SKILLS for working life are taught at Ravenshall School in Thornhill Lees.
This purpose-built school caters for 170 children with a variety of complex learning needs.
And when they enrol in the school at five until they leave at 16 they learn key skills which prepare them for the world of work.
One new initiative led by Jacqui Kilbride gives older students key responsibilities and roles within the school. Road safety officers, changing rooms assistants, cup collectors and various monitors are among the jobs which students take on.
They fill in application forms for the posts and are interviewed for the job.
“The aim is to foster a sense of community within the school and feel it is their building not just belonging to staff,” said Jackie.
Pride in the school is evident from the huge amounts of artwork which adorn the walls, created as part of Kirklees's controversial re-structuring of special education two years ago.
Artistic ability is one of the school’s strengths and is hoping to gain the coveted Artsmark gold following an assessment within the next couple of weeks.
It is proud of GCSE and entry level certificates (pre GCSE) successes by more than 60 students last summer, the highest number attained by the school. And it is hoping to extend the whole spectrum of art forms in the classroom and during an extended schools programme with street dance, drama and music. Workshops and theatre companies are regularly welcomed into school.
“We try to be as outward reaching as possible,” said teacher Ann Holden.
Sporting success and pride is also developed in school, helping build up greater confidence and self esteem. For the first time in several years students are playing in the Haycliffe Football League this year and are also developing their skills in a wide range of sports including tag rugby, cricket, basketball, tennis, volleyball and dodgeball.
Horse riding sessions at Middleton Equestrian Centre in Leeds also teach discipline and control.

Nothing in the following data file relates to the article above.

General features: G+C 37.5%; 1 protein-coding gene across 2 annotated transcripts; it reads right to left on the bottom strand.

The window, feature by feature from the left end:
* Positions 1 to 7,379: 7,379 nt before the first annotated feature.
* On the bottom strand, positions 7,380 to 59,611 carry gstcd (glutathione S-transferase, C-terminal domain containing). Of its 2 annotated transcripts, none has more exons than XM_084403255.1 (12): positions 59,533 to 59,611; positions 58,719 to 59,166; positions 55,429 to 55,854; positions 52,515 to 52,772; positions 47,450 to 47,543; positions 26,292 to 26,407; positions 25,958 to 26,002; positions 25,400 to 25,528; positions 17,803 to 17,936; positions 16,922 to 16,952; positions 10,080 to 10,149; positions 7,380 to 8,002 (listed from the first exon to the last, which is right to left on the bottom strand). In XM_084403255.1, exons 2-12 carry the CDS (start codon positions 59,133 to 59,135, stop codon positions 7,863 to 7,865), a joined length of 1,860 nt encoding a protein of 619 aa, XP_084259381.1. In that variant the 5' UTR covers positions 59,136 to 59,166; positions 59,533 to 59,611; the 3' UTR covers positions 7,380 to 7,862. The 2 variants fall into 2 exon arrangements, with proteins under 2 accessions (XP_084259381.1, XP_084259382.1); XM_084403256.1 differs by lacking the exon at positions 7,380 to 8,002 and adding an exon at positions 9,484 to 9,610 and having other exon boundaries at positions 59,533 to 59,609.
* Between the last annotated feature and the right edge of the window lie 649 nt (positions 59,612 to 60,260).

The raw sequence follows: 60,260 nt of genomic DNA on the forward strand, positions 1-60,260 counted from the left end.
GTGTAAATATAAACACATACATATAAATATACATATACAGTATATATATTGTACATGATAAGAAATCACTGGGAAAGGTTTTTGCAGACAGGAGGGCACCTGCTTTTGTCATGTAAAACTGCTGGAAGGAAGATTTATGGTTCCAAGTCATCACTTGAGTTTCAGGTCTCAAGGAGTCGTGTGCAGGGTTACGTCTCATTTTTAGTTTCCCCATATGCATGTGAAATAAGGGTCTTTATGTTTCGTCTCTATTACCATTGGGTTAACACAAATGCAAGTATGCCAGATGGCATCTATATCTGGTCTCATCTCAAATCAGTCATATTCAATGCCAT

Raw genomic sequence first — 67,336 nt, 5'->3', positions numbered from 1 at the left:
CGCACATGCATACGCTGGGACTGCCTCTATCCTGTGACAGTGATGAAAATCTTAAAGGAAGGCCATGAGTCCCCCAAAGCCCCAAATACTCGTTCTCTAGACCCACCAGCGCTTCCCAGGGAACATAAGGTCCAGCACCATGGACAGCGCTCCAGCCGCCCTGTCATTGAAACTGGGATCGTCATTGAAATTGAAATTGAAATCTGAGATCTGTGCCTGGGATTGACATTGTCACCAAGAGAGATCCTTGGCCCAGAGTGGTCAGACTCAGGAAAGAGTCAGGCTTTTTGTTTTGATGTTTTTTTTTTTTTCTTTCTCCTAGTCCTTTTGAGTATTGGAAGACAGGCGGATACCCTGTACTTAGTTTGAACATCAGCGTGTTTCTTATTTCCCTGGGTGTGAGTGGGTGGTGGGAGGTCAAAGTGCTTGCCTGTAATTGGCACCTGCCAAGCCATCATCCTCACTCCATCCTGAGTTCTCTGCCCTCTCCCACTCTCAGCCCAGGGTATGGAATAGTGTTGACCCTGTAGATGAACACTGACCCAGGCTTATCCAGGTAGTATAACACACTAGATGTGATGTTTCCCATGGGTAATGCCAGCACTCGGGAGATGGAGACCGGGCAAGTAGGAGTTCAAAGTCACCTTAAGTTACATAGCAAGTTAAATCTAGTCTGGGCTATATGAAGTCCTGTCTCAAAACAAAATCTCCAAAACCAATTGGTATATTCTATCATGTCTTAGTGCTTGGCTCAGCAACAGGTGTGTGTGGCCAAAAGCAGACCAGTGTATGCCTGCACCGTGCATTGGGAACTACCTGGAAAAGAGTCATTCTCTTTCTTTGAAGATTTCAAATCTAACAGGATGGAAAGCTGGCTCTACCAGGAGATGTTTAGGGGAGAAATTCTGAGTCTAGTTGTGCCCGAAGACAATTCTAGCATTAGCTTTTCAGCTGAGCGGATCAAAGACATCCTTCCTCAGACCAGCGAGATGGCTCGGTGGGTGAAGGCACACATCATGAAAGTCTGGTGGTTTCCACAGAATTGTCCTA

Students also work towards the National Proficiency Test Council City and Guilds certificate in horse care and animal care while working at the stables.
Other interests students can acquire include gardening, horticulture and catering.
Ravenshall also uses Deighton’s Chesnut Centre in partnership with Longley school to get students involved in community projects including making bird tables and tidying plots for the elderly.
In design and technology, workshops students get more hands-on experience restoring motorbikes and off-road buggies. The department is a member of the Young Engineers Society and has been club of the month for its activities. Students gain work experience in local garages and Batley’s Motor Museum.
In March, students will be taking part in well-supported three-week work experience projects in shops, libraries and other settings. Others will take part in educational visits to museums.
In the primary section pupils gain a greater knowledge and understanding of the world around them through structured tasks. An area is being developed for outdoor storytelling and play.
Headteacher Clive Newby said: “It is a privilege to work with such a committed staff, students and their families. We make a huge difference to children’s lives here.
“It is why I get up in the morning. I am a hands-on headteacher and love every minute of it.”